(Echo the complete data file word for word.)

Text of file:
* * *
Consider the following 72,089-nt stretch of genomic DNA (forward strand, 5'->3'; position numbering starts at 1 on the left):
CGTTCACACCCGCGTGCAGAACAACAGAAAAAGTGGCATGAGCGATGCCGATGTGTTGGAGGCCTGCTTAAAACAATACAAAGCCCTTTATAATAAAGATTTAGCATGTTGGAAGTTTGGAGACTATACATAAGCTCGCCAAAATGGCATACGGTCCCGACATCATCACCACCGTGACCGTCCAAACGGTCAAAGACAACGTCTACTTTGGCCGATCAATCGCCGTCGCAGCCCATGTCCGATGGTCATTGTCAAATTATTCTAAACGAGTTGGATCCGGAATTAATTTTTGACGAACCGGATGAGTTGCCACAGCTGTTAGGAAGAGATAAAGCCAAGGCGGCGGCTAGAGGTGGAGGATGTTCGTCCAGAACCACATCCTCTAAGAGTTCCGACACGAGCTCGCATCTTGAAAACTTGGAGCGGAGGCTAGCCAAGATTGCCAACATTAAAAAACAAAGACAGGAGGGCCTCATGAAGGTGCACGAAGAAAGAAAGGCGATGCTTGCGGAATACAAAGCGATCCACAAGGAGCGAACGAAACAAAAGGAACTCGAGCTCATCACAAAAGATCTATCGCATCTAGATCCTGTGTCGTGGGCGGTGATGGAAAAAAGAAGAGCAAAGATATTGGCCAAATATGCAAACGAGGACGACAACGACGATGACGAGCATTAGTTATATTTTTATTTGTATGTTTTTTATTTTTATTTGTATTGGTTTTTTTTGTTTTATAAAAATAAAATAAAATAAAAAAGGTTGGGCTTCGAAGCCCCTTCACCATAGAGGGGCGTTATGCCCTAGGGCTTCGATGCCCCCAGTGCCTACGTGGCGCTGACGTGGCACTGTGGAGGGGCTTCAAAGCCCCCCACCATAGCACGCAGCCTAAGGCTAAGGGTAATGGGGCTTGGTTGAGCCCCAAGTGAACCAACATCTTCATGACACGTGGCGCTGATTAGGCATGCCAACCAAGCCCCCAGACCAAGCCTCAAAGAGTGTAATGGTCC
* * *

Consider the following 72,089-nt stretch of genomic DNA (forward strand, 5'->3'; position numbering starts at 1 on the left):
CGTTCACACCCGCGTGCAGAACAACAGAAAAAGTGGCATGAGCGATGCCGATGTGTTGGAGGCCTGCTTAAAACAATACAAAGCCCTTTATAATAAAGATTTAGCATGTTGGAAGTTTGGAGACTATACATAAGCTCGCCAAAATGGCATACGGTCCCGACATCATCACCACCGTGACCGTCCAAACGGTCAAAGACAACGTCTACTTTGGCCGATCAATCGCCGTCGCAGCCCATGTCCGATGGTCATTGTCAAATTATTCTAAACGAGTTGGATCCGGAATTAATTTTTGACGAACCGGATGAGTTGCCACAGCTGTTAGGAAGAGATAAAGCCAAGGCGGCGGCTAGAGGTGGAGGATGTTCGTCCAGAACCACATCCTCTAAGAGTTCCGACACGAGCTCGCATCTTGAAAACTTGGAGCGGAGGCTAGCCAAGATTGCCAACATTAAAAAACAAAGACAGGAGGGCCTCATGAAGGTGCACGAAGAAAGAAAGGCGATGCTTGCGGAATACAAAGCGATCCACAAGGAGCGAACGAAACAAAAGGAACTCGAGCTCATCACAAAAGATCTATCGCATCTAGATCCTGTGTCGTGGGCGGTGATGGAAAAAAGAAGAGCAAAGATATTGGCCAAATATGCAAACGAGGACGACAACGACGATGACGAGCATTAGTTATATTTTTATTTGTATGTTTTTTATTTTTATTTGTATTGGTTTTTTTTGTTTTATAAAAATAAAATAAAATAAAAAAGGTTGGGCTTCGAAGCCCCTTCACCATAGAGGGGCGTTATGCCCTAGGGCTTCGATGCCCCCAGTGCCTACGTGGCGCTGACGTGGCACTGTGGAGGGGCTTCAAAGCCCCCCACCATAGCACGCAGCCTAAGGCTAAGGGTAATGGGGCTTGGTTGAGCCCCAAGTGAACCAACATCTTCATGACACGTGGCGCTGATTAGGCATGCCAACCAAGCCCCCAGACCAAGCCTCAAAGAGTGTAATGGTCC